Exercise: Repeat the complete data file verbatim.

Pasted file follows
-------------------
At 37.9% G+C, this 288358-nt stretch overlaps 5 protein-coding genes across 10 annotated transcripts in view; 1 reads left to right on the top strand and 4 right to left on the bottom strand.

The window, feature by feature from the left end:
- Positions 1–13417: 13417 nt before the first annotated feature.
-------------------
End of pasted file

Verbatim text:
At 37.9% G+C, this 288358-nt stretch overlaps 5 protein-coding genes across 10 annotated transcripts in view; 1 reads left to right on the top strand and 4 right to left on the bottom strand.

The window, feature by feature from the left end:
- Positions 1–13417: 13417 nt before the first annotated feature.